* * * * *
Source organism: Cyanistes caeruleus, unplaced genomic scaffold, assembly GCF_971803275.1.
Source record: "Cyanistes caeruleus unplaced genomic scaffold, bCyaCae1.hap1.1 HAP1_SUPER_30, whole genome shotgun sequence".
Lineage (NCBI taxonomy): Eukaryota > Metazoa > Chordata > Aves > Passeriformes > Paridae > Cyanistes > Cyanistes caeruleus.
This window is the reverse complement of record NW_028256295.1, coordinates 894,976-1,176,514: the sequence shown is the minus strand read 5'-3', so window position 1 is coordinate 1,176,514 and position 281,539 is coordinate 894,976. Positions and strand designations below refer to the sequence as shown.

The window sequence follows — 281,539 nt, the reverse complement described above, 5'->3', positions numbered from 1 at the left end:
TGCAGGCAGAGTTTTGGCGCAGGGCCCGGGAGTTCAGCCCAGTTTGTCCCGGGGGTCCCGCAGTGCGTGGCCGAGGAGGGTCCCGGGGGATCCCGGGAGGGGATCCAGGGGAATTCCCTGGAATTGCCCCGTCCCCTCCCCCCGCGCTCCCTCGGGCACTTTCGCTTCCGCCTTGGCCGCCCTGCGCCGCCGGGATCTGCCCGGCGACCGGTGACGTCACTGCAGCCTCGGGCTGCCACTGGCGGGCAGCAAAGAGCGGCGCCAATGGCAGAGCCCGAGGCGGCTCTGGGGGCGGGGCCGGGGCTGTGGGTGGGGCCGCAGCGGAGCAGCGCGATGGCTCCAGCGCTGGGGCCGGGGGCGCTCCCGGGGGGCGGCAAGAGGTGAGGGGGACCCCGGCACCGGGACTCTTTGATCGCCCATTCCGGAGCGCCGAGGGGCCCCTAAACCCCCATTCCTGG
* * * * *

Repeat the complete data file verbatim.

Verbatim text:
Source organism: Cyanistes caeruleus, unplaced genomic scaffold, assembly GCF_971803275.1.
Source record: "Cyanistes caeruleus unplaced genomic scaffold, bCyaCae1.hap1.1 HAP1_SUPER_30, whole genome shotgun sequence".
Lineage (NCBI taxonomy): Eukaryota > Metazoa > Chordata > Aves > Passeriformes > Paridae > Cyanistes > Cyanistes caeruleus.
This window is the reverse complement of record NW_028256295.1, coordinates 894,976-1,176,514: the sequence shown is the minus strand read 5'-3', so window position 1 is coordinate 1,176,514 and position 281,539 is coordinate 894,976. Positions and strand designations below refer to the sequence as shown.

The window sequence follows — 281,539 nt, the reverse complement described above, 5'->3', positions numbered from 1 at the left end:
TGCAGGCAGAGTTTTGGCGCAGGGCCCGGGAGTTCAGCCCAGTTTGTCCCGGGGGTCCCGCAGTGCGTGGCCGAGGAGGGTCCCGGGGGATCCCGGGAGGGGATCCAGGGGAATTCCCTGGAATTGCCCCGTCCCCTCCCCCCGCGCTCCCTCGGGCACTTTCGCTTCCGCCTTGGCCGCCCTGCGCCGCCGGGATCTGCCCGGCGACCGGTGACGTCACTGCAGCCTCGGGCTGCCACTGGCGGGCAGCAAAGAGCGGCGCCAATGGCAGAGCCCGAGGCGGCTCTGGGGGCGGGGCCGGGGCTGTGGGTGGGGCCGCAGCGGAGCAGCGCGATGGCTCCAGCGCTGGGGCCGGGGGCGCTCCCGGGGGGCGGCAAGAGGTGAGGGGGACCCCGGCACCGGGACTCTTTGATCGCCCATTCCGGAGCGCCGAGGGGCCCCTAAACCCCCATTCCTGG